'Nonrational Foundations Of Rationality'

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Society resides on the promise of precontractual solidarity. As rational beings we relinquish our rationality to trust each other enough to maintain a functioning society. This mutually beneficial agreement is what Collins discusses in “Nonrational Foundations of Rationality”. Collins dictates that we understand the benefits of society and thus see it rational to preserve society in order to benefit. In “Bowling Alone” Putnam explains the concept of social capital: “features of social organization such as networks, norms, and social trust that facilitate coordination and cooperation for mutual benefit”. Social capital is the reason we uphold the social contract. Social capital is the result of a functioning society. Collins’ “Nonrational Foundations of Reality” presents…show more content…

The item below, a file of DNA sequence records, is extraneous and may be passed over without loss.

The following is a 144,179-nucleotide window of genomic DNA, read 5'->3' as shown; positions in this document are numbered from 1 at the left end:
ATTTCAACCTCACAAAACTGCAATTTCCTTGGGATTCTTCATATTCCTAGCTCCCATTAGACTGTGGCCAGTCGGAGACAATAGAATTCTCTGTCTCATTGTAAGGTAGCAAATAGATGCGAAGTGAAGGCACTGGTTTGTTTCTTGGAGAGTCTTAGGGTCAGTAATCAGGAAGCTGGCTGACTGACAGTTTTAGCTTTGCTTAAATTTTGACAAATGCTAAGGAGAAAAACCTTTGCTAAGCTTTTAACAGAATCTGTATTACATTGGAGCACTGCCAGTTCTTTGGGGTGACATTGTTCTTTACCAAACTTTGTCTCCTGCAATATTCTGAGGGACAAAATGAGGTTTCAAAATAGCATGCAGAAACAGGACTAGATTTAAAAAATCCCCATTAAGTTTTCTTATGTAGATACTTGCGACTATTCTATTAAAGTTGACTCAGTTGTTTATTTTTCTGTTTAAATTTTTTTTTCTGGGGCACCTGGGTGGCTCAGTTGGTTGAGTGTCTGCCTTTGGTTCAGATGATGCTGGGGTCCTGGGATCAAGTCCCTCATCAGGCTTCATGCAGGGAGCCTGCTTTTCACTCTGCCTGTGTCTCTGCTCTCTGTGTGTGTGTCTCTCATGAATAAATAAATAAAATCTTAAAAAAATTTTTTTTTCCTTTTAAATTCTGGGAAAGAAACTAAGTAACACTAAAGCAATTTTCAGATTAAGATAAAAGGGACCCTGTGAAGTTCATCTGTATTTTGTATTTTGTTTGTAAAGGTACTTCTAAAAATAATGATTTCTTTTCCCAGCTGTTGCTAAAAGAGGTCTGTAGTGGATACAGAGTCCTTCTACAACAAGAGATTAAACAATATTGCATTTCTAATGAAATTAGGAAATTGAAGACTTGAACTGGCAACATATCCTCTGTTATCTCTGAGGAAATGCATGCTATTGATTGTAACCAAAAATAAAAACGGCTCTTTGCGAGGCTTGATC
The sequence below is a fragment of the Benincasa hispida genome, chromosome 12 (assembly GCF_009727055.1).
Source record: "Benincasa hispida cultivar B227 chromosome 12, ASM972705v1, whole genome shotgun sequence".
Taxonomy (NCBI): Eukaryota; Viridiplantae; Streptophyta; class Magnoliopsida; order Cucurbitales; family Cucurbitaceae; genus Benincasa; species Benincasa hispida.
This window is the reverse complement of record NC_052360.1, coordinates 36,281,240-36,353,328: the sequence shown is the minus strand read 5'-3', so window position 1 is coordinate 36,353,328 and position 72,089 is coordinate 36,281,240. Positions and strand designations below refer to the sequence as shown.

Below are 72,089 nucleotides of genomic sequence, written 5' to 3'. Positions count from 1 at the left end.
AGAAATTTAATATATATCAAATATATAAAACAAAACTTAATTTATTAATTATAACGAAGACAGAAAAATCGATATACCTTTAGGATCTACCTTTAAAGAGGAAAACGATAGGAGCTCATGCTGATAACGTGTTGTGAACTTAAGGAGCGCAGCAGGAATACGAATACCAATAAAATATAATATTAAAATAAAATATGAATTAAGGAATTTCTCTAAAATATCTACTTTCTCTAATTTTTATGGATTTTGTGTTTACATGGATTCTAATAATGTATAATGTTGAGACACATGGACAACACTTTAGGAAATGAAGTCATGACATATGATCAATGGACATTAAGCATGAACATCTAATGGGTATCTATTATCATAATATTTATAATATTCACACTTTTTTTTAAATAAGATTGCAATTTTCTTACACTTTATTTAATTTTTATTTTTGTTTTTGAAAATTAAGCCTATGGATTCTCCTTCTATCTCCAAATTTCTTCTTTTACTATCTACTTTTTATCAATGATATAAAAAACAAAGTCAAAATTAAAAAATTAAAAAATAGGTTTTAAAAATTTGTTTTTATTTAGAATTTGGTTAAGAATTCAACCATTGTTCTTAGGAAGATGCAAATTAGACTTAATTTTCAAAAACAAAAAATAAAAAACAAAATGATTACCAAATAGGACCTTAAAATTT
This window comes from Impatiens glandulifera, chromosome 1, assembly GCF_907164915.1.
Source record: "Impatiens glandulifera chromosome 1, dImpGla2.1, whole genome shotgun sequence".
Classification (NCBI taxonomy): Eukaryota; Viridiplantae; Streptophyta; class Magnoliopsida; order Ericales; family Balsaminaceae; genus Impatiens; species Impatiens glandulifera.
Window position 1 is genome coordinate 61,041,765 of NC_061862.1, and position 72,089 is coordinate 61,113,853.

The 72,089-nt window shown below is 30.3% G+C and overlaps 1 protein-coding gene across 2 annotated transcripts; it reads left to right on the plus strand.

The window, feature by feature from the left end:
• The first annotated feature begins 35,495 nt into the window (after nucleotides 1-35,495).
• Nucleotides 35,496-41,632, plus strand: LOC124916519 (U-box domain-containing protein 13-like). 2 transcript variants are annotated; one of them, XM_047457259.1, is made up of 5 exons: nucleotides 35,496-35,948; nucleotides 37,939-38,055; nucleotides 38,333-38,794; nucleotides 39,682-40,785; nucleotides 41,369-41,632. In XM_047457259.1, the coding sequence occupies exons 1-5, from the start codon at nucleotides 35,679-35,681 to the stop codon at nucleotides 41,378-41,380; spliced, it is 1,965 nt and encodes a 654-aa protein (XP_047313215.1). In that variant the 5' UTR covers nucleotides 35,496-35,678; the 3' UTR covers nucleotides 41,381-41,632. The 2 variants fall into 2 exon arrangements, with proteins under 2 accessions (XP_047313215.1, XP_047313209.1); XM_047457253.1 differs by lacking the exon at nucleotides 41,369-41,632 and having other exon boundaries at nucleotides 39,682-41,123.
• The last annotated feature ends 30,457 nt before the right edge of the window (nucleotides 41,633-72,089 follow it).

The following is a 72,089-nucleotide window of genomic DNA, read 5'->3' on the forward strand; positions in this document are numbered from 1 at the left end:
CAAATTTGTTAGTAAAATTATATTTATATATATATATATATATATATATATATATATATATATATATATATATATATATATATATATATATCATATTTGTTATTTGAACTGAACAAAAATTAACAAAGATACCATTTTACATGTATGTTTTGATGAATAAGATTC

Putnam’s article concerns the detrimental effects of the downfall of civic engagement while Collins simply discusses why we need social capital. In this sense Putnam provides a more in-depth exploration of how the decline of civic engagement is damaging society. Furthermore Putnam goes on to develop reasons by which civic engagement is becoming less prevalent in today’s modern society. Thus we can conclude that although Collins mentions the decrease in civic engagement he does not provide any solutions to its revival. On the other hand Putnam presents the reader with a multitude of solutions designed to increase U.S. social capital. We must research which organizations and networks pull the most people in, we must compare how Americans view the costs and benefits of civic engagement, we must examine how public policy affects the generation of social capital (Putnam). “Nonrational Foundations of Rationality” states what the problem is, “Bowling Alone” gives hope to the reader that the decline of social capital is a temporary

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